Hans in Wonderland

As I told you before, my two last lessons with Hans took place in my Art Studio, within the world of still life… Still life are a very rewarding field to study the repartition of shadows and light, the different, subtle grey tones of shadows, the reflections from one object onto the other ones. When you take time to look at a well-arranged, well-lit still life, you will discover the fascinating world of subtle interaction between the objects constituting the still life. And you will never think again: still life is soooo boring!
The day before the lesson I bought a sinful looking red apple, a more demure green apple and some..well, we all know what bananas look like, don´t we? (Kevin always tried to devour them, it was very hard to save them for the drawing lesson!). I still had a very old orange at home, which by now had the dimpled skin of a 100 year-old woman. I thought it would make a good contrast between the voluptuous girlies,the young males and the wizened old lady. I picked some blooming grasses in what pretends to be my garden, artistically arranged them in a schnaps bottle (after pouring away the remaining schnaps, a memory of old times where I granted my gallery clients with some hard alcohol to put them in a buying mood!), spread some petals on the table to complete the composition, switched a side light on and the result was a nice still life. Hans liked it too and went to work -like always- with great enthusiasm. Just look at him and you will see, how he loved it, our Hans in Wonderland!


We first made the drawing, using the “Blind Drawing” method, at which Hans has become very good in a very short time. Quite amazing how fast he learnt it! I had many pupils in the past, to whom I tried to teach that method, and it always took many hours just to force them not to look at their paper while they were drawing lines! It is somehow a question of courage: to draw lines without looking at the paper is like jumping in the dark! Hans seems quite good at that, I wonder if he has adopted this strategy many times in his life!

After the drawing, we started putting some colours, we knew that we would have enough time to finish the drawing, so I decided to make with him the most difficult elements, and then give him instructions to go on alone. First the green apple, then the orange, then the bottle, then the red apple… Hans was quite surprised in the end:
“The red apple was the most difficult, I would never have thought that!”
Indeed it was… a red apple is not a simple red ball. The shape is quite complicated and the shiny superficial structure provokes a lot of reflections with different nuances to it.
The result was quite nice, I would say.


A pity that we could not finish the painting together, but I totally trust Hans to go on alone. Anyway I will assist him at distance, but unfortunately, it will perhaps be some time before he can go on, as he has other, wonderful plans!

And now, dear silent attenders of my school, I must say bye for a while… Some more or less forced holidays… I must travel to Germany tomorrow, for a private, not very pleasant thing, and then to my parents in the French Pyrenees… Also, in my absence think if you would like to attend Goodaskool, I would be very happy!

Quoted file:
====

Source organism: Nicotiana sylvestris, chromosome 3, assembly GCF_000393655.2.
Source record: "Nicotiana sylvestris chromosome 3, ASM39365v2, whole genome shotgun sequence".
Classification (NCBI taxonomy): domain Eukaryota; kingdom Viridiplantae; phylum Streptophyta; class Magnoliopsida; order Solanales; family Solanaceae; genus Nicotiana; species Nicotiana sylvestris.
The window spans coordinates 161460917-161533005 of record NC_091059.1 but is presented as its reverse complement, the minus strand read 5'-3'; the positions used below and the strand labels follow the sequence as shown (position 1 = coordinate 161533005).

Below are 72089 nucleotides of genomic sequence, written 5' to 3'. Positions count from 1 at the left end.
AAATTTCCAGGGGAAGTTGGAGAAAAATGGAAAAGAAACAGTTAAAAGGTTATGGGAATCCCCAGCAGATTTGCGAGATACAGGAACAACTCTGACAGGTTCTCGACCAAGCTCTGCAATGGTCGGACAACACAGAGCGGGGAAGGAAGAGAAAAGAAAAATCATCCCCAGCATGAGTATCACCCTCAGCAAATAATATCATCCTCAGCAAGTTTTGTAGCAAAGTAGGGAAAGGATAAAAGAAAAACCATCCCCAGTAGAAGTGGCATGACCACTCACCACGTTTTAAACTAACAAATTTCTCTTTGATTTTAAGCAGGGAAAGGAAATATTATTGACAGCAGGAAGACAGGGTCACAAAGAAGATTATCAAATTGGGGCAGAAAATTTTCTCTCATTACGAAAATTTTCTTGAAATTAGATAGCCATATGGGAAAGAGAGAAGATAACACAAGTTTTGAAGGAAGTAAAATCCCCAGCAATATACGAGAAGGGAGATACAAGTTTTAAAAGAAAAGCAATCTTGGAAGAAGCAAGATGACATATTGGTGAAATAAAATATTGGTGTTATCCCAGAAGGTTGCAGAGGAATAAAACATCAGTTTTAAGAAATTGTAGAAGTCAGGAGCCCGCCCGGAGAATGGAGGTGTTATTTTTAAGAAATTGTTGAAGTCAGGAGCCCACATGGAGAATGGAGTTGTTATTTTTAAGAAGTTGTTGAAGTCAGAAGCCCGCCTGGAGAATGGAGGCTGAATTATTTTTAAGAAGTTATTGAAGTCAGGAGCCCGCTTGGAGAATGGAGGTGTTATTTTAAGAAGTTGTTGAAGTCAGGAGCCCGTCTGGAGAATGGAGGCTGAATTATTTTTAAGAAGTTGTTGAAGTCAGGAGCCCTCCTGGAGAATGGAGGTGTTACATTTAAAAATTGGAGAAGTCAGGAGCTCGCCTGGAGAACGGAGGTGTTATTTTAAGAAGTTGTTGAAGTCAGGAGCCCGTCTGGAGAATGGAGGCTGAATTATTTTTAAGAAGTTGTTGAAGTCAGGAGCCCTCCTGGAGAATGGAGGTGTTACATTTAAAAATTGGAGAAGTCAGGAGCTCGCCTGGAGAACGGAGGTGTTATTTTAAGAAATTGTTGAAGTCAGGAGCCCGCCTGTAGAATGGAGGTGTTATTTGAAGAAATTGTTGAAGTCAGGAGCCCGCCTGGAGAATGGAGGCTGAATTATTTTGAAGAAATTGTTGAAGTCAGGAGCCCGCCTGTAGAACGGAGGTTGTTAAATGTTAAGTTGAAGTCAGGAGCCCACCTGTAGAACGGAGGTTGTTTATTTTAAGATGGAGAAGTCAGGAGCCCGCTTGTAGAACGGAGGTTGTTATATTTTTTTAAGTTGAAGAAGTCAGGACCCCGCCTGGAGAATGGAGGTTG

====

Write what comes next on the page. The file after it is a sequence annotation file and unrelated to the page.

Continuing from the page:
5 Responses to “Hans in Wonderland”

  1. adil abdoumi slimane Says:

    i want one book of drawing still life and paintu*ing

  2. Goodaboom Says:

    Not always easy in life to get what you want!

  3. Dominant Dansby Says:

    What medium did you use, it looks great.
    Another thing is my schools Christmas vacation is starting and lately I have been using watercolor as my medium toward practicing still life everyday, however lately I have not been looking forward to doing my still lives so I’m wondering. Should a change of medium help me, or should I try simplifying my still life setting to get more interested in doing my still life. What I’m trying to say is “with your experience” what has been the easiest way for your students to get interested in still lives.
    Maybe I should give you the post to the website I posted my first still life.

  4. Miki Says:

    Still life are normally well-known to be boring and students generally struggle to do some. I think to change the medium would be a very good idea, and in fact I recommand you to use what I use for still life most of the time: pastel chalk. My students were always amazed how rewarding this medium is, and how fast the progresses are. They really loved it. Try it, you won’t regret. The best thing being to use the pastel on coloured paper, this is how it best works. If you want I can even give you some more advices and have a kind of “correcting” look on your drawings.
    By the way: I went to your site, great illustrations there, really!
    And the peer is quite good too… perhaps you should try to think of different objects and arrange them in an original composition, I think this would attract you more than a simple fruit, judging from your illustrations…
    Let me know if you want some help…

  5. sulman Says:

    hello there!

    i am fine art student and im in my first semester in my versity donot work in pastel for too long just one or two assignments.. i love the result a still life pastel painting give i have tried quiet few. i want tips on how to give my objects sharp and more define edges? i dont want to use pastel pencils.

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